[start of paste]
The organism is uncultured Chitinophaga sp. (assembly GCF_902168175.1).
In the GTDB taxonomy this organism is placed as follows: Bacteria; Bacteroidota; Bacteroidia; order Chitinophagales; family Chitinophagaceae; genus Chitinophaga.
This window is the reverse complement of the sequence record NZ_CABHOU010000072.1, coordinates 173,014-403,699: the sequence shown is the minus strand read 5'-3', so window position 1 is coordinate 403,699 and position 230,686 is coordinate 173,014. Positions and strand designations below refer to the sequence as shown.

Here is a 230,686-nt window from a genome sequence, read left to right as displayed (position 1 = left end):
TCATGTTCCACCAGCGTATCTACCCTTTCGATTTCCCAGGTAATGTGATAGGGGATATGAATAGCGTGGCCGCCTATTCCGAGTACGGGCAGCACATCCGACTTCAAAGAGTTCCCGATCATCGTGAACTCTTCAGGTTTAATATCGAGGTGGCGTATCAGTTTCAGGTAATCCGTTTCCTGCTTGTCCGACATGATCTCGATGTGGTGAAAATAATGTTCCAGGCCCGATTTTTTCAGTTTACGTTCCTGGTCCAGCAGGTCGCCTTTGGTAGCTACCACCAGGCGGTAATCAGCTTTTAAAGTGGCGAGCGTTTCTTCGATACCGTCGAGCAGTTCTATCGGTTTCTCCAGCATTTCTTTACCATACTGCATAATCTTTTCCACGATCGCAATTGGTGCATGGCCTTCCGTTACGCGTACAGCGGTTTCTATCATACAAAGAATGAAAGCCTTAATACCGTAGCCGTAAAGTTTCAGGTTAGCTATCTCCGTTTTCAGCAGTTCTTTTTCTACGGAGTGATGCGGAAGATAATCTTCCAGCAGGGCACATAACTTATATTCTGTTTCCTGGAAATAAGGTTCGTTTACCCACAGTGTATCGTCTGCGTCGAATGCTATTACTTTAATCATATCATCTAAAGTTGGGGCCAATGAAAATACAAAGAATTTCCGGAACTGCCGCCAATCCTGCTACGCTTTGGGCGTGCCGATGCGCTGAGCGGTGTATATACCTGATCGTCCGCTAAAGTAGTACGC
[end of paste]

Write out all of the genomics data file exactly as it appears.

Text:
The organism is uncultured Chitinophaga sp. (assembly GCF_902168175.1).
In the GTDB taxonomy this organism is placed as follows: Bacteria; Bacteroidota; Bacteroidia; order Chitinophagales; family Chitinophagaceae; genus Chitinophaga.
This window is the reverse complement of the sequence record NZ_CABHOU010000072.1, coordinates 173,014-403,699: the sequence shown is the minus strand read 5'-3', so window position 1 is coordinate 403,699 and position 230,686 is coordinate 173,014. Positions and strand designations below refer to the sequence as shown.

Here is a 230,686-nt window from a genome sequence, read left to right as displayed (position 1 = left end):
TCATGTTCCACCAGCGTATCTACCCTTTCGATTTCCCAGGTAATGTGATAGGGGATATGAATAGCGTGGCCGCCTATTCCGAGTACGGGCAGCACATCCGACTTCAAAGAGTTCCCGATCATCGTGAACTCTTCAGGTTTAATATCGAGGTGGCGTATCAGTTTCAGGTAATCCGTTTCCTGCTTGTCCGACATGATCTCGATGTGGTGAAAATAATGTTCCAGGCCCGATTTTTTCAGTTTACGTTCCTGGTCCAGCAGGTCGCCTTTGGTAGCTACCACCAGGCGGTAATCAGCTTTTAAAGTGGCGAGCGTTTCTTCGATACCGTCGAGCAGTTCTATCGGTTTCTCCAGCATTTCTTTACCATACTGCATAATCTTTTCCACGATCGCAATTGGTGCATGGCCTTCCGTTACGCGTACAGCGGTTTCTATCATACAAAGAATGAAAGCCTTAATACCGTAGCCGTAAAGTTTCAGGTTAGCTATCTCCGTTTTCAGCAGTTCTTTTTCTACGGAGTGATGCGGAAGATAATCTTCCAGCAGGGCACATAACTTATATTCTGTTTCCTGGAAATAAGGTTCGTTTACCCACAGTGTATCGTCTGCGTCGAATGCTATTACTTTAATCATATCATCTAAAGTTGGGGCCAATGAAAATACAAAGAATTTCCGGAACTGCCGCCAATCCTGCTACGCTTTGGGCGTGCCGATGCGCTGAGCGGTGTATATACCTGATCGTCCGCTAAAGTAGTACGC